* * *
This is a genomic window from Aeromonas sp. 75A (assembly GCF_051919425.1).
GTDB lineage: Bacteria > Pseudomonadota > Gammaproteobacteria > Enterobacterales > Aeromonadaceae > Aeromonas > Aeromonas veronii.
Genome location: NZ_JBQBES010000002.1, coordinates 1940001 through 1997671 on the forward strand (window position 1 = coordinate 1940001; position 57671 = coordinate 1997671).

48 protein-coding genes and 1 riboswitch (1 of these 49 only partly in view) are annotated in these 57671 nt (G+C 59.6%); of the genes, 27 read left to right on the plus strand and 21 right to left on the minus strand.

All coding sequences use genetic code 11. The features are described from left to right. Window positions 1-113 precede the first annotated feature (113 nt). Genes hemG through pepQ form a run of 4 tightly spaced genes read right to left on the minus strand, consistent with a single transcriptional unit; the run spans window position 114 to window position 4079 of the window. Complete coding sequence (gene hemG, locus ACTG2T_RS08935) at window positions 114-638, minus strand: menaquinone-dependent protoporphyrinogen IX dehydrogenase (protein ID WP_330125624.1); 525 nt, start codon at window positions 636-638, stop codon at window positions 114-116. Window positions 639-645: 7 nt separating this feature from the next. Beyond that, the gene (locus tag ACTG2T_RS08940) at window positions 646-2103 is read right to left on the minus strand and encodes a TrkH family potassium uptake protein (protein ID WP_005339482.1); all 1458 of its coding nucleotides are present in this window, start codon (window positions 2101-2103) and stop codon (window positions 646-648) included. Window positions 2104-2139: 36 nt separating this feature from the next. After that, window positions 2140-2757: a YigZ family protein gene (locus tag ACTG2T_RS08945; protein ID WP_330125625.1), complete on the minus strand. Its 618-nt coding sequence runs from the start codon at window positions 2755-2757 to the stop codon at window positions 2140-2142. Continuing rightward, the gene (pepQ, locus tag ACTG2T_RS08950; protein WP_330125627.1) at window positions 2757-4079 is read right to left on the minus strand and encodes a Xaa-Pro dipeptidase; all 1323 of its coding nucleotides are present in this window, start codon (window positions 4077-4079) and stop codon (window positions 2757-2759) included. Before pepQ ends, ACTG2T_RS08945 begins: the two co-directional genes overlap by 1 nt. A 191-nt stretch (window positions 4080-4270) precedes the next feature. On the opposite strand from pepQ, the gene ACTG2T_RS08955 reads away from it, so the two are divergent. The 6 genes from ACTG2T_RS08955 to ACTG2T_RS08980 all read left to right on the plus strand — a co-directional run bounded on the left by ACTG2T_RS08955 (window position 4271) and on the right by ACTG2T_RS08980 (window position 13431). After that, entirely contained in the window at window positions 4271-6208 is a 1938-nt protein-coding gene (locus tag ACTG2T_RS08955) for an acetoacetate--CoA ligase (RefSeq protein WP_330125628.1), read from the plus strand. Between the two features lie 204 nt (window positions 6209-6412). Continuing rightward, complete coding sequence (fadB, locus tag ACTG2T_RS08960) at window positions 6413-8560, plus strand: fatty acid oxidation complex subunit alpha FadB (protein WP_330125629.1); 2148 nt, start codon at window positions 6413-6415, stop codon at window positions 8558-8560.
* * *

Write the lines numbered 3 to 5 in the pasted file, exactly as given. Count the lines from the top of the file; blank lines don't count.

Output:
Genome location: NZ_JBQBES010000002.1, coordinates 1940001 through 1997671 on the forward strand (window position 1 = coordinate 1940001; position 57671 = coordinate 1997671).

48 protein-coding genes and 1 riboswitch (1 of these 49 only partly in view) are annotated in these 57671 nt (G+C 59.6%); of the genes, 27 read left to right on the plus strand and 21 right to left on the minus strand.

All coding sequences use genetic code 11. The features are described from left to right. Window positions 1-113 precede the first annotated feature (113 nt). Genes hemG through pepQ form a run of 4 tightly spaced genes read right to left on the minus strand, consistent with a single transcriptional unit; the run spans window position 114 to window position 4079 of the window. Complete coding sequence (gene hemG, locus ACTG2T_RS08935) at window positions 114-638, minus strand: menaquinone-dependent protoporphyrinogen IX dehydrogenase (protein ID WP_330125624.1); 525 nt, start codon at window positions 636-638, stop codon at window positions 114-116. Window positions 639-645: 7 nt separating this feature from the next. Beyond that, the gene (locus tag ACTG2T_RS08940) at window positions 646-2103 is read right to left on the minus strand and encodes a TrkH family potassium uptake protein (protein ID WP_005339482.1); all 1458 of its coding nucleotides are present in this window, start codon (window positions 2101-2103) and stop codon (window positions 646-648) included. Window positions 2104-2139: 36 nt separating this feature from the next. After that, window positions 2140-2757: a YigZ family protein gene (locus tag ACTG2T_RS08945; protein ID WP_330125625.1), complete on the minus strand. Its 618-nt coding sequence runs from the start codon at window positions 2755-2757 to the stop codon at window positions 2140-2142. Continuing rightward, the gene (pepQ, locus tag ACTG2T_RS08950; protein WP_330125627.1) at window positions 2757-4079 is read right to left on the minus strand and encodes a Xaa-Pro dipeptidase; all 1323 of its coding nucleotides are present in this window, start codon (window positions 4077-4079) and stop codon (window positions 2757-2759) included. Before pepQ ends, ACTG2T_RS08945 begins: the two co-directional genes overlap by 1 nt. A 191-nt stretch (window positions 4080-4270) precedes the next feature. On the opposite strand from pepQ, the gene ACTG2T_RS08955 reads away from it, so the two are divergent. The 6 genes from ACTG2T_RS08955 to ACTG2T_RS08980 all read left to right on the plus strand — a co-directional run bounded on the left by ACTG2T_RS08955 (window position 4271) and on the right by ACTG2T_RS08980 (window position 13431). After that, entirely contained in the window at window positions 4271-6208 is a 1938-nt protein-coding gene (locus tag ACTG2T_RS08955) for an acetoacetate--CoA ligase (RefSeq protein WP_330125628.1), read from the plus strand. Between the two features lie 204 nt (window positions 6209-6412). Continuing rightward, complete coding sequence (fadB, locus tag ACTG2T_RS08960) at window positions 6413-8560, plus strand: fatty acid oxidation complex subunit alpha FadB (protein WP_330125629.1); 2148 nt, start codon at window positions 6413-6415, stop codon at window positions 8558-8560.